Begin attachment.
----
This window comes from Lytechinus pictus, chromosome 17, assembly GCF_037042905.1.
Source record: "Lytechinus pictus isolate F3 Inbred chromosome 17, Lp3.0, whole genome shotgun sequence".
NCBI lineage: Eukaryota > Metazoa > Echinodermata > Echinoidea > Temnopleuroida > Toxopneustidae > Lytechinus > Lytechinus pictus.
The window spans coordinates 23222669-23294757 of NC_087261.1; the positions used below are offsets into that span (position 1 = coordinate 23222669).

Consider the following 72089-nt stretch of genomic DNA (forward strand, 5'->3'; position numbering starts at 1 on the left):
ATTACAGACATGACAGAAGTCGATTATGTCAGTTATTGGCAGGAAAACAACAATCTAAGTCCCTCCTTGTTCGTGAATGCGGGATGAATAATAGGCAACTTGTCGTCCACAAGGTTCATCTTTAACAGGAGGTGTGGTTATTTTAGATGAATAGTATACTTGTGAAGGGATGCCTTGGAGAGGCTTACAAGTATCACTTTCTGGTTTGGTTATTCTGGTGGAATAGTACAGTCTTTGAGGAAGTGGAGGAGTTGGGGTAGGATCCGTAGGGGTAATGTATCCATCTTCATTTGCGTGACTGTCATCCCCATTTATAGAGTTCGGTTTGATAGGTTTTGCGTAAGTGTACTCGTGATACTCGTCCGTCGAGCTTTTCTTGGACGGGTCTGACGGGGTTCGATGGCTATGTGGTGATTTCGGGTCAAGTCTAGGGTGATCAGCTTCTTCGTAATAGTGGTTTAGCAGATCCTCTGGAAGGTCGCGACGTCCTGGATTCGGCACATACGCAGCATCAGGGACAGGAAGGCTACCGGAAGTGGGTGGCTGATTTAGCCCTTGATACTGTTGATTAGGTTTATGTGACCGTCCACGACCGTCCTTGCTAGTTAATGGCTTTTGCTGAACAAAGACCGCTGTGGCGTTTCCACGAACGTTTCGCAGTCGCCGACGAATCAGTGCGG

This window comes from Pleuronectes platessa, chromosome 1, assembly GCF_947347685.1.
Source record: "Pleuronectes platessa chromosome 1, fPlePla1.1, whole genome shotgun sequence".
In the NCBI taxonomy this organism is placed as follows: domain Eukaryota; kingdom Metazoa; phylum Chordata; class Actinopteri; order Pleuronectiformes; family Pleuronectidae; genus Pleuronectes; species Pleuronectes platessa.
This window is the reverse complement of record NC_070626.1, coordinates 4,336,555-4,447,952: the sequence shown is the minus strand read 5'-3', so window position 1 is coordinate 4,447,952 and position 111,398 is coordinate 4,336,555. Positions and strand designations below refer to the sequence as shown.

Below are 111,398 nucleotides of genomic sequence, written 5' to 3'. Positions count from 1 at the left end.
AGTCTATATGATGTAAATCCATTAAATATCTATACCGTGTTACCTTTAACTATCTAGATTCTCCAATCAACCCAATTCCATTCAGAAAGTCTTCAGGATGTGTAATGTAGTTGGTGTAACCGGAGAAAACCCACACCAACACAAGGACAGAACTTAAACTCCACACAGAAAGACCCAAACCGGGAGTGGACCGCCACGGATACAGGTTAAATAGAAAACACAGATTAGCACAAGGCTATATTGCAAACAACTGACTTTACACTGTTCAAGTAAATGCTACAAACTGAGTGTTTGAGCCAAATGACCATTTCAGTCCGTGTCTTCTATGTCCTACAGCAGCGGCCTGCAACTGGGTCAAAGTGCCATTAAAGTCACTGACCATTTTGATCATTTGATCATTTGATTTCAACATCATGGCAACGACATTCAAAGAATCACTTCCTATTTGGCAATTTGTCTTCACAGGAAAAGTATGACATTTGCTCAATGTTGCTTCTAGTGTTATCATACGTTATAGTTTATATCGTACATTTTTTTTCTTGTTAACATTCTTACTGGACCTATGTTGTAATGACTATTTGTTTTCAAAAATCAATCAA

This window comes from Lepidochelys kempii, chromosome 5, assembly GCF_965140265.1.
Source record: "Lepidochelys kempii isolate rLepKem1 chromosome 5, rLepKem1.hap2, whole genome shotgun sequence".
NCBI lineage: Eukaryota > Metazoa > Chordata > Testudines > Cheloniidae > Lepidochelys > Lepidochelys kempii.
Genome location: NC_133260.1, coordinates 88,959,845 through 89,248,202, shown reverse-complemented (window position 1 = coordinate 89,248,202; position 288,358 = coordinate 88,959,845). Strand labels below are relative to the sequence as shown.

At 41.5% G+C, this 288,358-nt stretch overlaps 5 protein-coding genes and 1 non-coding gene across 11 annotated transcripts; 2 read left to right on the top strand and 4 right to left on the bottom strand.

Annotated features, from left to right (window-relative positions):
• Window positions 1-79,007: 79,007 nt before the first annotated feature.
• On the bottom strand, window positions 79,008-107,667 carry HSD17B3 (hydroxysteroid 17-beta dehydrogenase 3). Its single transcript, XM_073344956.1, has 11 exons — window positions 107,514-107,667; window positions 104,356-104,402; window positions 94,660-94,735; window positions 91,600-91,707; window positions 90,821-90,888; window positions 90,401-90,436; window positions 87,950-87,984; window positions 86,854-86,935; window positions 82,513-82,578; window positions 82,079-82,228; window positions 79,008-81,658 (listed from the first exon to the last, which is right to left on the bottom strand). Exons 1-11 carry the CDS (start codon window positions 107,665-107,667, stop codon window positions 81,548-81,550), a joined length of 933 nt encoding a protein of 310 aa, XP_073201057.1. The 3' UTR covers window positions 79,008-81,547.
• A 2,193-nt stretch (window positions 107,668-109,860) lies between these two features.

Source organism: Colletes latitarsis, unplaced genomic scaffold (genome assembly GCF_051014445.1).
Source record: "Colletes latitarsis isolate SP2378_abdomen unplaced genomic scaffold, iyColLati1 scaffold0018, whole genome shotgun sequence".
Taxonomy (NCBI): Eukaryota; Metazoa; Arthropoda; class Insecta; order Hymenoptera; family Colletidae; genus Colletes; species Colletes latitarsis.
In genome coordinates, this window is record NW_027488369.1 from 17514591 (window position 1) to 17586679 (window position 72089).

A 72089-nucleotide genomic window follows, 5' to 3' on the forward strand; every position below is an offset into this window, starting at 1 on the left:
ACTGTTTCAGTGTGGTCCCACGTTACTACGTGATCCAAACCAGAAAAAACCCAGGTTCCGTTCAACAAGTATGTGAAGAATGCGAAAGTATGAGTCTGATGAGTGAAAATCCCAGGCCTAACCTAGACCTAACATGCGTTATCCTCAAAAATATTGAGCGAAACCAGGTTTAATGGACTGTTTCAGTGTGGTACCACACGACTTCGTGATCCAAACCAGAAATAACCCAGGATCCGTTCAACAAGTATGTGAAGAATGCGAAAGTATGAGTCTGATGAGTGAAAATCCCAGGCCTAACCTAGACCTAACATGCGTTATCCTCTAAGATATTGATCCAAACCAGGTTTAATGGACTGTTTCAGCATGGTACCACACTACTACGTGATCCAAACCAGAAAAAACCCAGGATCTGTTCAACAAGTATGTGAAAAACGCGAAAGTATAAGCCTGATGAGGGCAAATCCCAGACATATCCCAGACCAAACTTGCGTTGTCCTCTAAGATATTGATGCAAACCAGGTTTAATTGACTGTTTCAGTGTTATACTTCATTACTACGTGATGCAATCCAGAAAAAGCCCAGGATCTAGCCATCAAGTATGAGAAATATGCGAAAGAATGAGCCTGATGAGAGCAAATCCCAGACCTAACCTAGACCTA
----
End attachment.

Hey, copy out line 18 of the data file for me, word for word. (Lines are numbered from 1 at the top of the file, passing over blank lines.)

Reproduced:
Annotated features, from left to right (window-relative positions):